It might surprise you to learn that the earliest Congregationalists did not believe that each congregation was to be independent of all others. Browne believed that each autonomous church owed "communal helpfulness" to every other church. In 1706 Massachusetts adopted Cotton Mather's plan that ministers be in associations with one another and be given the authority to examine and license candidates for ministry. 300 years later this structure still stands within our denomination, as the local associations of Congregational (U.C.C.) churches, now with clergy and lay representatives, have the authority to ordain. Mather's plan called for a voluntary fellowship of churches to provide mutual aid and outside assistance in handling disputes. These ministries as well are carried on today by our local association (the Andover Association of the U.C.C.) as well as by the Massachusetts Conference of the U.C.C.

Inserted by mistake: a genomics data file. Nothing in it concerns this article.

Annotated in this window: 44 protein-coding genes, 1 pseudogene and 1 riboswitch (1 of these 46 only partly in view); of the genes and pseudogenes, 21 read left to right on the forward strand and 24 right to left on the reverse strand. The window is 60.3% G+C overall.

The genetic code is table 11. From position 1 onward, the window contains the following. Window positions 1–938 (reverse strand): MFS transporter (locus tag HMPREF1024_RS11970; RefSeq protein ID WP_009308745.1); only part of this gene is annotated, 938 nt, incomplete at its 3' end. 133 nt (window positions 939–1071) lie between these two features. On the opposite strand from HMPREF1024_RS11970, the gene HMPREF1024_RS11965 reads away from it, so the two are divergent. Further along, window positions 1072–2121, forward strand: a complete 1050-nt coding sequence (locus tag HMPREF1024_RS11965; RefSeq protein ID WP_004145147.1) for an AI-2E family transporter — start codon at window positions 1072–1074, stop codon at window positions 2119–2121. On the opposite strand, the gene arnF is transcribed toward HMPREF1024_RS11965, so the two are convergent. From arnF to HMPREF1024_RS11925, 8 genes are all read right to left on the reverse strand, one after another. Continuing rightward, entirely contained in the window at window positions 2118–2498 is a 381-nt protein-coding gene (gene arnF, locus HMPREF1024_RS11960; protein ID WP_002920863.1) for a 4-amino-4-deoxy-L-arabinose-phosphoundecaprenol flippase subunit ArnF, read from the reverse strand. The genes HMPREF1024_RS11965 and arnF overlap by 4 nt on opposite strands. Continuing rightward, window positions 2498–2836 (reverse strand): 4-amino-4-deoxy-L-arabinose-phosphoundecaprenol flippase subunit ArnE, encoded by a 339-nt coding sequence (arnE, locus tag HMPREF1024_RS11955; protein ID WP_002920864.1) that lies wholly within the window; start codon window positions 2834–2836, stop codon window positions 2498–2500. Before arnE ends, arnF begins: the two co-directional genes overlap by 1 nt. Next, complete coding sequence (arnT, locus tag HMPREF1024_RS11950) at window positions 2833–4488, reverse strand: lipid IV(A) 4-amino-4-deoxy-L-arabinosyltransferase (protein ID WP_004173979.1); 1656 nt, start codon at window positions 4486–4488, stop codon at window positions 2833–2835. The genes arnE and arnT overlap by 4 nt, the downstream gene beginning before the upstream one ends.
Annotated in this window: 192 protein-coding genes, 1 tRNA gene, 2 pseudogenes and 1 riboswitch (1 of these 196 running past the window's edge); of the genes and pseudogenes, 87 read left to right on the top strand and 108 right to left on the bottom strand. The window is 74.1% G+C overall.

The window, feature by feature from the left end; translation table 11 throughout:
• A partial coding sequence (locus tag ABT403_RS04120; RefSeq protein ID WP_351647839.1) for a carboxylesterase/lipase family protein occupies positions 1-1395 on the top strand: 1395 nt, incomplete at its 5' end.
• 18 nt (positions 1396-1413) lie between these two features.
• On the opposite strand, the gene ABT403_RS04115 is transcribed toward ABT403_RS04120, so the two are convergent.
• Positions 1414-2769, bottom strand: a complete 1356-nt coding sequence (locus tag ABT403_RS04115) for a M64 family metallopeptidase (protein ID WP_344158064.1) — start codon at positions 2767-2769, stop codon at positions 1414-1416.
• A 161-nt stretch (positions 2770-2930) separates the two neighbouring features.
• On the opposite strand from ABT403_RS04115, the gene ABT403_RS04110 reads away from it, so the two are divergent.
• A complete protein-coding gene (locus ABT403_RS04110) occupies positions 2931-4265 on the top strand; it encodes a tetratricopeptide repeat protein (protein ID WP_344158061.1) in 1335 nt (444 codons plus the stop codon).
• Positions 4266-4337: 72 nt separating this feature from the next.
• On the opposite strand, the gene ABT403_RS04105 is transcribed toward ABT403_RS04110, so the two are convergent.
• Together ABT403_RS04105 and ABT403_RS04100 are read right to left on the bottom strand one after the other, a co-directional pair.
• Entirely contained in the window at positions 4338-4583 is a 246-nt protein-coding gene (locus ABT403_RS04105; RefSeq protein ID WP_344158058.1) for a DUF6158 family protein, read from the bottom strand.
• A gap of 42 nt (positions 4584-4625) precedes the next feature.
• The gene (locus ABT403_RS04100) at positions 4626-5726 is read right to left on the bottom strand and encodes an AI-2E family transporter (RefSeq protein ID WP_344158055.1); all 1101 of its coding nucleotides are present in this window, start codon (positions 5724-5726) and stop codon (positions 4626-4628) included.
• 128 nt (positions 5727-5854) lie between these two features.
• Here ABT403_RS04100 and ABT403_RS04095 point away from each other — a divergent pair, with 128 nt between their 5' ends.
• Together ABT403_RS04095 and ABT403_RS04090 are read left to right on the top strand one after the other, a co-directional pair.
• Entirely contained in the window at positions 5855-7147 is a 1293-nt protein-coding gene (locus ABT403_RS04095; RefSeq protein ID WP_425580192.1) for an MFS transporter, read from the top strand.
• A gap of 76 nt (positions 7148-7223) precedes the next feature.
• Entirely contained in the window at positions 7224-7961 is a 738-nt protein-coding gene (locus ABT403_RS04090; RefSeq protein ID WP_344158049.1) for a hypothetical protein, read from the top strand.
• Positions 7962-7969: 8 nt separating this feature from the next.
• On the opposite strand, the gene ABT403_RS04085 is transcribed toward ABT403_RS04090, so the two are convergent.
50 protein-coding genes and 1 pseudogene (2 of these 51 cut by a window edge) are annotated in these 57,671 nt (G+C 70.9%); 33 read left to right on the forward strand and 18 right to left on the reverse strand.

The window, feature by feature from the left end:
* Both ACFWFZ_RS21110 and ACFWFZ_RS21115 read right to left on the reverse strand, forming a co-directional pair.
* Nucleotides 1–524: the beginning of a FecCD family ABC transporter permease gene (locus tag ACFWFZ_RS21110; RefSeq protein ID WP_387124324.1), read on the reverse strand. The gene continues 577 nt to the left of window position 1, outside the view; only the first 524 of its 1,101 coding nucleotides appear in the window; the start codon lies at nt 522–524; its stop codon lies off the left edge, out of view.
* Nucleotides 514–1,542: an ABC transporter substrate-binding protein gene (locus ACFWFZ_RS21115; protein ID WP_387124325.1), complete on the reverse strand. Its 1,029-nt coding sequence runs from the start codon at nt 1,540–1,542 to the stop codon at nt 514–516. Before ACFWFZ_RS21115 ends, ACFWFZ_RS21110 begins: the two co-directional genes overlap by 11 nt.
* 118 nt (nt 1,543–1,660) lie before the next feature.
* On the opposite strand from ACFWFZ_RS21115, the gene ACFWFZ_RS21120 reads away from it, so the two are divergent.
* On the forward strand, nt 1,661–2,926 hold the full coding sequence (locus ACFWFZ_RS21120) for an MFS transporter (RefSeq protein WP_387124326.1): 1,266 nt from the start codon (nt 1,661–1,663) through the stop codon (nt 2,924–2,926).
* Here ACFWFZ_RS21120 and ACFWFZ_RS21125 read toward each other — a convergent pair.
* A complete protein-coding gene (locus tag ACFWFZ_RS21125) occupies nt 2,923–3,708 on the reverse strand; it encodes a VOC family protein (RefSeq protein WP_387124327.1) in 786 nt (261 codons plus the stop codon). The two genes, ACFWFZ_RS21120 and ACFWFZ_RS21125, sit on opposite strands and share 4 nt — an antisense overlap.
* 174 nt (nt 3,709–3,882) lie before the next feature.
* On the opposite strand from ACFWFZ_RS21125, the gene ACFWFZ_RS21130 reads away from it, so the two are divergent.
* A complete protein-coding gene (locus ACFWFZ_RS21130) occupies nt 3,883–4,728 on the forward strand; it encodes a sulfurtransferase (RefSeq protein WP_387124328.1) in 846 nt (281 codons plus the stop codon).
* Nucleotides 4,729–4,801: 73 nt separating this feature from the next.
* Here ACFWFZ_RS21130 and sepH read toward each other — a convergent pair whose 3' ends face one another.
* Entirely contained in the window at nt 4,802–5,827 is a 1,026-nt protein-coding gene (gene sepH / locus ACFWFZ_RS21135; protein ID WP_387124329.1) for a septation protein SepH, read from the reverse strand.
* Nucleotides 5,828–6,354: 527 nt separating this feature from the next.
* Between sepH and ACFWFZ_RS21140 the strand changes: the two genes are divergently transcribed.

Here's a thought: Congregationalism was more a church polity (governing) movement than a theological one; yet the earliest Congregationalists were known for their biblical theology; so much so that they were called, "People of the Book."
Question: How important is it to understand our roots, where we've come from?
Prayer: Thank You, God, for our spiritual forebears, who have "run the race" before us and have been found faithful, leaving us a great heritage of faith and discipleship. Amen.